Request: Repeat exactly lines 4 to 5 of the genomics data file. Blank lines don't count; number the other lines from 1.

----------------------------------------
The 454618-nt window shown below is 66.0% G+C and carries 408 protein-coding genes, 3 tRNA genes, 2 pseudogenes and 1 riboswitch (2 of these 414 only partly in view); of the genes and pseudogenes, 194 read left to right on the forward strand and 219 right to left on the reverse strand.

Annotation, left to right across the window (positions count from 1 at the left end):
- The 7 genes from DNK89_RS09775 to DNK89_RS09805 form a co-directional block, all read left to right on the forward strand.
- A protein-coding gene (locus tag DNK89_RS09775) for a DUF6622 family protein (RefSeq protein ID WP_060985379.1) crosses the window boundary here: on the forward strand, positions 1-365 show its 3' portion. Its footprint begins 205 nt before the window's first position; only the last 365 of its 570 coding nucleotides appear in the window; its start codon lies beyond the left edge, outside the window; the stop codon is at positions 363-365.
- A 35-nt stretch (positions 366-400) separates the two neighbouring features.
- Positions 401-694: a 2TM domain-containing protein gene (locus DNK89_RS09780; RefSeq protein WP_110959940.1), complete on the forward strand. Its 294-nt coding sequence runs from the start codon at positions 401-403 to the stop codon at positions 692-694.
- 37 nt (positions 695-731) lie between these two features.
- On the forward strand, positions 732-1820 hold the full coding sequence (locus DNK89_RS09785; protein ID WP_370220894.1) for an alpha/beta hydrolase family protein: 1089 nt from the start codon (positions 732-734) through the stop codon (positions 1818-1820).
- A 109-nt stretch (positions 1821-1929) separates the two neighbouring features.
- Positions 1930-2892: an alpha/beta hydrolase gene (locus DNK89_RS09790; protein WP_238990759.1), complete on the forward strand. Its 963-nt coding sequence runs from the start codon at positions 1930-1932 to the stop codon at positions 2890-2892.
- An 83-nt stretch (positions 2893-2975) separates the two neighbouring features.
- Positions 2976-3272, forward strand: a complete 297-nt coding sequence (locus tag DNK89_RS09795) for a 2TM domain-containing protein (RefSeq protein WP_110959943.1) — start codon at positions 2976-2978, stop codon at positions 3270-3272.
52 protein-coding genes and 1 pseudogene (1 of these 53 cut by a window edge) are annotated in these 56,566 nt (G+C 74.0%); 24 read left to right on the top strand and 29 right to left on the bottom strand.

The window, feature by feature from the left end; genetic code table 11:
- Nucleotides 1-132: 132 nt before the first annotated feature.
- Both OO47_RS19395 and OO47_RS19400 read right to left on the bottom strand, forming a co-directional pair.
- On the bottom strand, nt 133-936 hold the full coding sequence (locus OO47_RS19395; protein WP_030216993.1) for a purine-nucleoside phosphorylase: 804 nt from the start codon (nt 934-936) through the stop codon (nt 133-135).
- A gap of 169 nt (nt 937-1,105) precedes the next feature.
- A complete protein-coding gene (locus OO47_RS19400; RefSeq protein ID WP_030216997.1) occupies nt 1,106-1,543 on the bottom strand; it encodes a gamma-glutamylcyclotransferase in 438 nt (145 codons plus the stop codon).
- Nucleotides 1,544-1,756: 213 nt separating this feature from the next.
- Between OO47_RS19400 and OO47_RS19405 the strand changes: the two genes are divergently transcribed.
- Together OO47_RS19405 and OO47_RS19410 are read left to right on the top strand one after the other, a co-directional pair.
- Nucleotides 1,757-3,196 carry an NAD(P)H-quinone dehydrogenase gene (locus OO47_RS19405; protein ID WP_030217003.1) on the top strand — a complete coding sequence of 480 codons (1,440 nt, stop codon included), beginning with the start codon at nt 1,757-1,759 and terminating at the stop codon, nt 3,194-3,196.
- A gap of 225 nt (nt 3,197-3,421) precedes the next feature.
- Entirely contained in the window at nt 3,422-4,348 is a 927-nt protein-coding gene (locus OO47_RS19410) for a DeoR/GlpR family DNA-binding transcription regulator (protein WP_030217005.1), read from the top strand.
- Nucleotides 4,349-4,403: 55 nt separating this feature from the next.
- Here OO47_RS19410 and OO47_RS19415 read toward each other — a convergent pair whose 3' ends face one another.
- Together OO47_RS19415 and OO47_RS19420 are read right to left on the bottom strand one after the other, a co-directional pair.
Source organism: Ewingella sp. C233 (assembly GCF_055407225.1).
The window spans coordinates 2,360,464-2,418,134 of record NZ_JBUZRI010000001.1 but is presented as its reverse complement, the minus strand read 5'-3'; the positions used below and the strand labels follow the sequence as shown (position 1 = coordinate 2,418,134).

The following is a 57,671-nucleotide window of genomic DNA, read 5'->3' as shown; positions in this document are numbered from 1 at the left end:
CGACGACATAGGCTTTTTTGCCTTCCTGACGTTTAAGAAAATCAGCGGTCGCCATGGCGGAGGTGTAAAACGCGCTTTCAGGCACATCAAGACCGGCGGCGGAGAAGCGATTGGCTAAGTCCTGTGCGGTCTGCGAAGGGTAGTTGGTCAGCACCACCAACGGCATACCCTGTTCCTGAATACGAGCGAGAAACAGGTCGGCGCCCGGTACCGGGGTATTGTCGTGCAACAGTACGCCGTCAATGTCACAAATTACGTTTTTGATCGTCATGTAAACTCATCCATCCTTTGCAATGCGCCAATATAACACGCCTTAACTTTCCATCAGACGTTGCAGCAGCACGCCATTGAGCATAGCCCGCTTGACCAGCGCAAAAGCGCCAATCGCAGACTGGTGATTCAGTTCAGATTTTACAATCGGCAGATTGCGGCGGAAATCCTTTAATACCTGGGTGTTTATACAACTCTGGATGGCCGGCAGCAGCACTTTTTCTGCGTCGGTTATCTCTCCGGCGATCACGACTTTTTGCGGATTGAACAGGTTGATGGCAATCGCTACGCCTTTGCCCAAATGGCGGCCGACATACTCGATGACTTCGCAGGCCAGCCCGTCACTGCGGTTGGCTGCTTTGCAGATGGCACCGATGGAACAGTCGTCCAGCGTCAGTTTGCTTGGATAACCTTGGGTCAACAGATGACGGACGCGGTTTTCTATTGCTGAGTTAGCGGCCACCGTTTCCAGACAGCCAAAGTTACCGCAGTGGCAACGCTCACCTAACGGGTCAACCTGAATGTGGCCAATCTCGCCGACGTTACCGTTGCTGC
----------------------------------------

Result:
- A protein-coding gene (locus tag DNK89_RS09775) for a DUF6622 family protein (RefSeq protein ID WP_060985379.1) crosses the window boundary here: on the forward strand, positions 1-365 show its 3' portion. Its footprint begins 205 nt before the window's first position; only the last 365 of its 570 coding nucleotides appear in the window; its start codon lies beyond the left edge, outside the window; the stop codon is at positions 363-365.
- A 35-nt stretch (positions 366-400) separates the two neighbouring features.